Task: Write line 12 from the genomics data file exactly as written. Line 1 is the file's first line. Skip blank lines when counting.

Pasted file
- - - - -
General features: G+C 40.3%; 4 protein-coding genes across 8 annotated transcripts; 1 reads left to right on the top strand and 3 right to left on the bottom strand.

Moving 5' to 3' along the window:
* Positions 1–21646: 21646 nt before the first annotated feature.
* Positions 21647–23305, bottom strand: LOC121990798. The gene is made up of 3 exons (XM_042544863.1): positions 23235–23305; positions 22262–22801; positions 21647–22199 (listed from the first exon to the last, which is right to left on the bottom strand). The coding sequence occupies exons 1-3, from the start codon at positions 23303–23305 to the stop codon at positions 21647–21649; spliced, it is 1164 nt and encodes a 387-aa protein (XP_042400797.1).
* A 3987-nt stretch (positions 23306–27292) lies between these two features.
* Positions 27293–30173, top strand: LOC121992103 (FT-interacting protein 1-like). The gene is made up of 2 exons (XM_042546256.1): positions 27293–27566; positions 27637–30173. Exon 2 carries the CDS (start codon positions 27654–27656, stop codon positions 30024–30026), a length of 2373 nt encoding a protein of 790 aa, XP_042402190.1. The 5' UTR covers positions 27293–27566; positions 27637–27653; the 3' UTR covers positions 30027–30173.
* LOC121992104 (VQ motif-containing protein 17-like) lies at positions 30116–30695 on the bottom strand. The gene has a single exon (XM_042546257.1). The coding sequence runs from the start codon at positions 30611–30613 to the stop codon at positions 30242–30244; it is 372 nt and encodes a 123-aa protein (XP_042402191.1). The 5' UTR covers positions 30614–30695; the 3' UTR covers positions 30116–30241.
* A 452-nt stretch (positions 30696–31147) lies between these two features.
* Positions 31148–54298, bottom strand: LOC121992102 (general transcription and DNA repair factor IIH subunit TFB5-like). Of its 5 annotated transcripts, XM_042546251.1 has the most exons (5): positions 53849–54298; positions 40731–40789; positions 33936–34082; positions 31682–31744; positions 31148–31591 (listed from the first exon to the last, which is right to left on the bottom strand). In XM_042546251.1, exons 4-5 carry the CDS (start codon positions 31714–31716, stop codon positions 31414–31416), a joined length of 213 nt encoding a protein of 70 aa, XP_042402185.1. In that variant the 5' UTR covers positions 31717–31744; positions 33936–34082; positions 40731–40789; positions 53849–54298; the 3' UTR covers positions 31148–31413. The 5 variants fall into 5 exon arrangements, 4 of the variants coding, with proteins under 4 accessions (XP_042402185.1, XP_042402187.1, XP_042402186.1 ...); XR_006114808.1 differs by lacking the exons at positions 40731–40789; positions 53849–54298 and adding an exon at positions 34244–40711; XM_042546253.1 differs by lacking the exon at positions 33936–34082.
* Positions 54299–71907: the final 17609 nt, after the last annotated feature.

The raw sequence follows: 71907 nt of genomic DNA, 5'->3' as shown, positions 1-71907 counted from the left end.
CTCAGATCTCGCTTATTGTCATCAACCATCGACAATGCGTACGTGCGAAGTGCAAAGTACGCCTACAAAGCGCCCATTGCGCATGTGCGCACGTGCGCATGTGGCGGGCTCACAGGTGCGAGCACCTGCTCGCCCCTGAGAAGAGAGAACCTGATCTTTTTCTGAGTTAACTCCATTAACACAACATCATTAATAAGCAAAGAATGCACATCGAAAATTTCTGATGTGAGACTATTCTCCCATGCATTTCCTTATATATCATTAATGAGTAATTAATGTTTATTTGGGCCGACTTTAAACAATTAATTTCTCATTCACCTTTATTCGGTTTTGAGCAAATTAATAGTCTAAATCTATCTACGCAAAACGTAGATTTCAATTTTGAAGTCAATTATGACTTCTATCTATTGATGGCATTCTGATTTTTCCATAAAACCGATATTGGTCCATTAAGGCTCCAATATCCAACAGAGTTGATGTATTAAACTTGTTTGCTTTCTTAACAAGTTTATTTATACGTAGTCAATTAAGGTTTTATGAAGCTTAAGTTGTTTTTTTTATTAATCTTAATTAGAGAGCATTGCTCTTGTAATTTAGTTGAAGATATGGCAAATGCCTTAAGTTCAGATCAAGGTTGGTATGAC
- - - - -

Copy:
CTCAGATCTCGCTTATTGTCATCAACCATCGACAATGCGTACGTGCGAAGTGCAAAGTACGCCTACAAAGCGCCCATTGCGCATGTGCGCACGTGCGCATGTGGCGGGCTCACAGGTGCGAGCACCTGCTCGCCCCTGAGAAGAGAGAACCTGATCTTTTTCTGAGTTAACTCCATTAACACAACATCATTAATAAGCAAAGAATGCACATCGAAAATTTCTGATGTGAGACTATTCTCCCATGCATTTCCTTATATATCATTAATGAGTAATTAATGTTTATTTGGGCCGACTTTAAACAATTAATTTCTCATTCACCTTTATTCGGTTTTGAGCAAATTAATAGTCTAAATCTATCTACGCAAAACGTAGATTTCAATTTTGAAGTCAATTATGACTTCTATCTATTGATGGCATTCTGATTTTTCCATAAAACCGATATTGGTCCATTAAGGCTCCAATATCCAACAGAGTTGATGTATTAAACTTGTTTGCTTTCTTAACAAGTTTATTTATACGTAGTCAATTAAGGTTTTATGAAGCTTAAGTTGTTTTTTTTATTAATCTTAATTAGAGAGCATTGCTCTTGTAATTTAGTTGAAGATATGGCAAATGCCTTAAGTTCAGATCAAGGTTGGTATGAC